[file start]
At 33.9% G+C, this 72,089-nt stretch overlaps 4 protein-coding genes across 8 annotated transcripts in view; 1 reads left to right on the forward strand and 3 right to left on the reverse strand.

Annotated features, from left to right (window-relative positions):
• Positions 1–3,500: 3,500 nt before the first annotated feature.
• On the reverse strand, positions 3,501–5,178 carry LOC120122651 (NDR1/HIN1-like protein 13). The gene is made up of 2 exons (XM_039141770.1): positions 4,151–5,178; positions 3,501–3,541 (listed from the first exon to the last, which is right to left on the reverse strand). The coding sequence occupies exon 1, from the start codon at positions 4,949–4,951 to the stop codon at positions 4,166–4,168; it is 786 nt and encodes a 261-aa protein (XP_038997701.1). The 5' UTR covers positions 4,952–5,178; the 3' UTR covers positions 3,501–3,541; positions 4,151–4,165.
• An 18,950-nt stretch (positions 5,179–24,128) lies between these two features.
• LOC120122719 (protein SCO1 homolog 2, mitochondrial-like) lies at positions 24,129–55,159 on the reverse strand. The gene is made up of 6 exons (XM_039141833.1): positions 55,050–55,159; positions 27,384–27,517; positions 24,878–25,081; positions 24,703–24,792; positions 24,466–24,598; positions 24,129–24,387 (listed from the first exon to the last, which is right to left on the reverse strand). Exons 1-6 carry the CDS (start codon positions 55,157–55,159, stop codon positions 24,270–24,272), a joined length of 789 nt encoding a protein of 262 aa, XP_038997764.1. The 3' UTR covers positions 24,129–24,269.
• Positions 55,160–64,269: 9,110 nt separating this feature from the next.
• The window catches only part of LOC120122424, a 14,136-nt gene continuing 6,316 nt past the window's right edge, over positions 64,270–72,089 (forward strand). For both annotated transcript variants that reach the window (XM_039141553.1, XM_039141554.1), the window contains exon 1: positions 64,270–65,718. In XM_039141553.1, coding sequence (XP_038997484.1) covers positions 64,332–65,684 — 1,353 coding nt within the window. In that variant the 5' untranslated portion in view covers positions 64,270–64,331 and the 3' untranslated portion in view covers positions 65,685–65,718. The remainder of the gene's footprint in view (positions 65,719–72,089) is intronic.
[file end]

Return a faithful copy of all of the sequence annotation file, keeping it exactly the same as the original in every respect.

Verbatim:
At 33.9% G+C, this 72,089-nt stretch overlaps 4 protein-coding genes across 8 annotated transcripts in view; 1 reads left to right on the forward strand and 3 right to left on the reverse strand.

Annotated features, from left to right (window-relative positions):
• Positions 1–3,500: 3,500 nt before the first annotated feature.
• On the reverse strand, positions 3,501–5,178 carry LOC120122651 (NDR1/HIN1-like protein 13). The gene is made up of 2 exons (XM_039141770.1): positions 4,151–5,178; positions 3,501–3,541 (listed from the first exon to the last, which is right to left on the reverse strand). The coding sequence occupies exon 1, from the start codon at positions 4,949–4,951 to the stop codon at positions 4,166–4,168; it is 786 nt and encodes a 261-aa protein (XP_038997701.1). The 5' UTR covers positions 4,952–5,178; the 3' UTR covers positions 3,501–3,541; positions 4,151–4,165.
• An 18,950-nt stretch (positions 5,179–24,128) lies between these two features.
• LOC120122719 (protein SCO1 homolog 2, mitochondrial-like) lies at positions 24,129–55,159 on the reverse strand. The gene is made up of 6 exons (XM_039141833.1): positions 55,050–55,159; positions 27,384–27,517; positions 24,878–25,081; positions 24,703–24,792; positions 24,466–24,598; positions 24,129–24,387 (listed from the first exon to the last, which is right to left on the reverse strand). Exons 1-6 carry the CDS (start codon positions 55,157–55,159, stop codon positions 24,270–24,272), a joined length of 789 nt encoding a protein of 262 aa, XP_038997764.1. The 3' UTR covers positions 24,129–24,269.
• Positions 55,160–64,269: 9,110 nt separating this feature from the next.
• The window catches only part of LOC120122424, a 14,136-nt gene continuing 6,316 nt past the window's right edge, over positions 64,270–72,089 (forward strand). For both annotated transcript variants that reach the window (XM_039141553.1, XM_039141554.1), the window contains exon 1: positions 64,270–65,718. In XM_039141553.1, coding sequence (XP_038997484.1) covers positions 64,332–65,684 — 1,353 coding nt within the window. In that variant the 5' untranslated portion in view covers positions 64,270–64,331 and the 3' untranslated portion in view covers positions 65,685–65,718. The remainder of the gene's footprint in view (positions 65,719–72,089) is intronic.